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Russia sends biggest drone barrage in weeks, Ukrainian officials say

This pool photograph distributed by Russian state-owned agency Sputnik shows Russia President Vladimir Putin meeting with Russian journalists after the third Belt and Road Forum for International Cooperation in Beijing on Oct. 18.  (Sergei Guneyev/Pool/AFP)
By Constant Méheut New York Times

KYIV, Ukraine – Russian forces targeted Ukraine overnight with their biggest drone attack in weeks, part of what Ukrainian officials and military analysts say appears to be a campaign to wear down and probe Ukrainian air defenses before winter.

Ukraine’s air forces said Russia had used some 40 kamikaze drones and a cruise missile, adding that they had shot down the missile and more than half of the drones. Their account could not be independently verified. No casualties were reported, but local officials said infrastructure facilities as well as residential and administrative buildings were hit by falling debris that caused large fires.

“As winter approaches, Russian terrorists will try to cause more harm,” President Volodymyr Zelenskyy of Ukraine said in a post on social media. His posts included a video of firefighters dousing a huge blaze. Zelenskyy said air defenses had been at work in 10 regions, including in areas far from the front line, such as the western Lviv and Ivano-Frankivsk regions.

Data from the Ukrainian military shows that Russia has recently increased its drone assaults against Ukraine, targeting it with nearly 650 Iranian-made Shahed drones in the past two months, compared with about 450 in July and August.

Military analysts and Ukrainian army officials have said the attacks are probably aimed at testing Ukrainian air defenses as winter looms, before what Ukrainian authorities have warned will be another Russian air campaign against the country’s energy grid.

Yuriy Ihnat, a spokesperson for the Ukrainian air force, said on national television last week that Russian drones were maneuvering across the country to determine where they can most easily break through air defenses. “This allows the enemy to draw conclusions about the forces and means in a particular region and take this information into account when planning future attacks,” Ihnat said.

Ukraine has a limited number of air defense systems at its disposal, meaning that some areas of the country are better protected than others. While Kyiv, the Ukrainian capital, has withstood most attacks this year thanks to powerful Western-supplied Patriot surface-to-air missile batteries, other cities have proved more vulnerable.

On Friday, Oleh Synehubov, the governor of Kharkiv, Ukraine’s second-biggest city in the east, said drone attacks had partly destroyed a school, a car repair shop and a residential building. In the west and south, local officials said Russian drones had hit several facilities.

The drone assaults are also forcing Ukraine to burn through expensive stocks of surface-to-air missiles to shoot down Shahed drones, which are relatively cheap.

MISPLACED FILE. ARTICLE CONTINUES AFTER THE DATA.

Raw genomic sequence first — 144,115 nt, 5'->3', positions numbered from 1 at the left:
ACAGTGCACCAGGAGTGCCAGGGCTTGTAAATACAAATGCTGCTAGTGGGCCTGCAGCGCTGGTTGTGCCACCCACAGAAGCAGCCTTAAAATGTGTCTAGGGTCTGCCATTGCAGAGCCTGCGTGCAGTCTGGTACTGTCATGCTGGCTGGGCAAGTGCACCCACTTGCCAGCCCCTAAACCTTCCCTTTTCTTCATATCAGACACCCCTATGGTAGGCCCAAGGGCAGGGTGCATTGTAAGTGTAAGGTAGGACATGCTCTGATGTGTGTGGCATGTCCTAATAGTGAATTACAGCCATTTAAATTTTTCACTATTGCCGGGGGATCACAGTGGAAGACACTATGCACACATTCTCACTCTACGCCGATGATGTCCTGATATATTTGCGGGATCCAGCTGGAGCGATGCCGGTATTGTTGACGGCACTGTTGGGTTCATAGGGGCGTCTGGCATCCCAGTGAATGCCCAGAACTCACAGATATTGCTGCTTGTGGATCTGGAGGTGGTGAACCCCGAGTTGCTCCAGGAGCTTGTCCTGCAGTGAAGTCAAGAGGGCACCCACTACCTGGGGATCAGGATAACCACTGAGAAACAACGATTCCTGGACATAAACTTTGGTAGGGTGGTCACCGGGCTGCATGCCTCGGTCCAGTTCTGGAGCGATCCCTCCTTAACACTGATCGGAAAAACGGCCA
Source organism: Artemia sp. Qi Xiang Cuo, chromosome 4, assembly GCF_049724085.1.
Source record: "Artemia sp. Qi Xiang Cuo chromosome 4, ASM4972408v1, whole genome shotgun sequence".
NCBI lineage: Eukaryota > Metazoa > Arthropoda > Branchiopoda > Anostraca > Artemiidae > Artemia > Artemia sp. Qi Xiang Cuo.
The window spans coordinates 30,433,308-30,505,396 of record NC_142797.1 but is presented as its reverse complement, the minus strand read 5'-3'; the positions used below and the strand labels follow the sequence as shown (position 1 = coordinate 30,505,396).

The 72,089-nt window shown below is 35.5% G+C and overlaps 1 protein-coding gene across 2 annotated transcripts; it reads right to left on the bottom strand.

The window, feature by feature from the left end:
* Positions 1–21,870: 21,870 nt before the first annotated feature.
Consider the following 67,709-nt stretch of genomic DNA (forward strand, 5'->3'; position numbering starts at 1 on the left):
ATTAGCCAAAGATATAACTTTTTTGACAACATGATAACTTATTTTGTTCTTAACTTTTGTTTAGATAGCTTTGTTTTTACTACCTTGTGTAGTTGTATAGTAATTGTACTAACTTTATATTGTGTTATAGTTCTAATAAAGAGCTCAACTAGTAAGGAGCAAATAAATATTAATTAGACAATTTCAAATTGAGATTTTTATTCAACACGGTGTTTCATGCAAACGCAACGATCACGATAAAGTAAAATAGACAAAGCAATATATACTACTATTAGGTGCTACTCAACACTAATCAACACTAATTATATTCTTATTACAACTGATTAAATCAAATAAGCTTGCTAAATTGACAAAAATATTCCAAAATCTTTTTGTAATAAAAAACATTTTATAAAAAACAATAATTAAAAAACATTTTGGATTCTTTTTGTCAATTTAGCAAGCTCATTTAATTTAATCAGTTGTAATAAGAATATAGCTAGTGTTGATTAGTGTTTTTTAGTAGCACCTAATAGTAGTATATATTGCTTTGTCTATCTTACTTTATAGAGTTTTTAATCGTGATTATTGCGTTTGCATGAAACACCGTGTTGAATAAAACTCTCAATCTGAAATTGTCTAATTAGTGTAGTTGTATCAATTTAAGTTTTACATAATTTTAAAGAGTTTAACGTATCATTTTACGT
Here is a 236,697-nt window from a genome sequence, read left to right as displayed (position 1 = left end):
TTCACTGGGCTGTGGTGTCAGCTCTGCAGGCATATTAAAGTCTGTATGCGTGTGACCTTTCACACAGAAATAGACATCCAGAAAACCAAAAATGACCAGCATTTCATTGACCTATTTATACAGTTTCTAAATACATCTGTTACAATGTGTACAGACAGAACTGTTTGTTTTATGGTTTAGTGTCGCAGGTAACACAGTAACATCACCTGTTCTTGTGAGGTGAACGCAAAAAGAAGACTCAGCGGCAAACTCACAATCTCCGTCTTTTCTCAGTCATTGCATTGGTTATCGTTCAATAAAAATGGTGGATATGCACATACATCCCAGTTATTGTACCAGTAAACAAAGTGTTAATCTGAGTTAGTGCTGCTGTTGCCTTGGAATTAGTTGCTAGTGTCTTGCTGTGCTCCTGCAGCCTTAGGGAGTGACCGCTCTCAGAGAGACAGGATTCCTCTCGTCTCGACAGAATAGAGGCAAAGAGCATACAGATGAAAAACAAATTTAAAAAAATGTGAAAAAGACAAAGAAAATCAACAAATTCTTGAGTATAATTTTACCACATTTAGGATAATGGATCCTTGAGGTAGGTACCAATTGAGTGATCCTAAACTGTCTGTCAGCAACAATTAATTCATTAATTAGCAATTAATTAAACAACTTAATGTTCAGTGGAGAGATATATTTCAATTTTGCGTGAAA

Andriy Yermak, the head of Zelenskyy’s office, noted Friday that a greater number of Shahed drones had been involved in recent air attacks. “The battle for the sky is what awaits us,” he said.

Ukraine has used its own fleet of cheap, mostly off-the-shelf drones to evade and target sophisticated Russian air defense systems.

Rybar, a Russian military blogger who has closely tracked the war, said Friday that 15 Ukrainian drones had been launched overnight at Crimea, the peninsula that Moscow illegally annexed in 2014 and that has increasingly been targeted by Ukrainian forces this year. His account could not be independently verified.

In an essay published this week, Gen. Valery Zaluzhny, the chief of Ukraine’s armed forces, stressed the need to improve drone technology to break what he described as a “stalemate” in the war.

Zaluzhny’s sober assessment of the state of the fighting has prompted debate in Ukraine, with some officials calling for a change in tactics. On Friday, Zelenskyy dismissed the head of Ukraine’s special operations forces, Gen. Viktor Khorenko, and replaced him with Col. Serhii Lupanchuk. The announcement did not offer details about Lupanchuk’s background, and it is unclear whether the change was linked to Zaluzhny’s comments.

Still, what worries many people in Ukraine is not the increase in Russian drone assaults, but the drop in missile strikes. Russia fired only 24 missiles at Ukraine last month, about a quarter of the monthly number fired in September and August, according to the Ukrainian air force.

That has stoked fears that Moscow is saving its stockpiles of missiles to pound Ukraine’s power stations and heating systems when the winter cold starts to bite. “It’s disturbing – they are saving their forces, their power to start some really big shelling,” said Iryna Zadorozhna, 30, a resident of Kyiv.

Bracing for new assaults, Kyiv has in recent weeks secured several promises from European leaders to send more air defense systems. Germany and the Netherlands said last month that they would provide Ukraine with more Patriot systems.

This article originally appeared in The New York Times.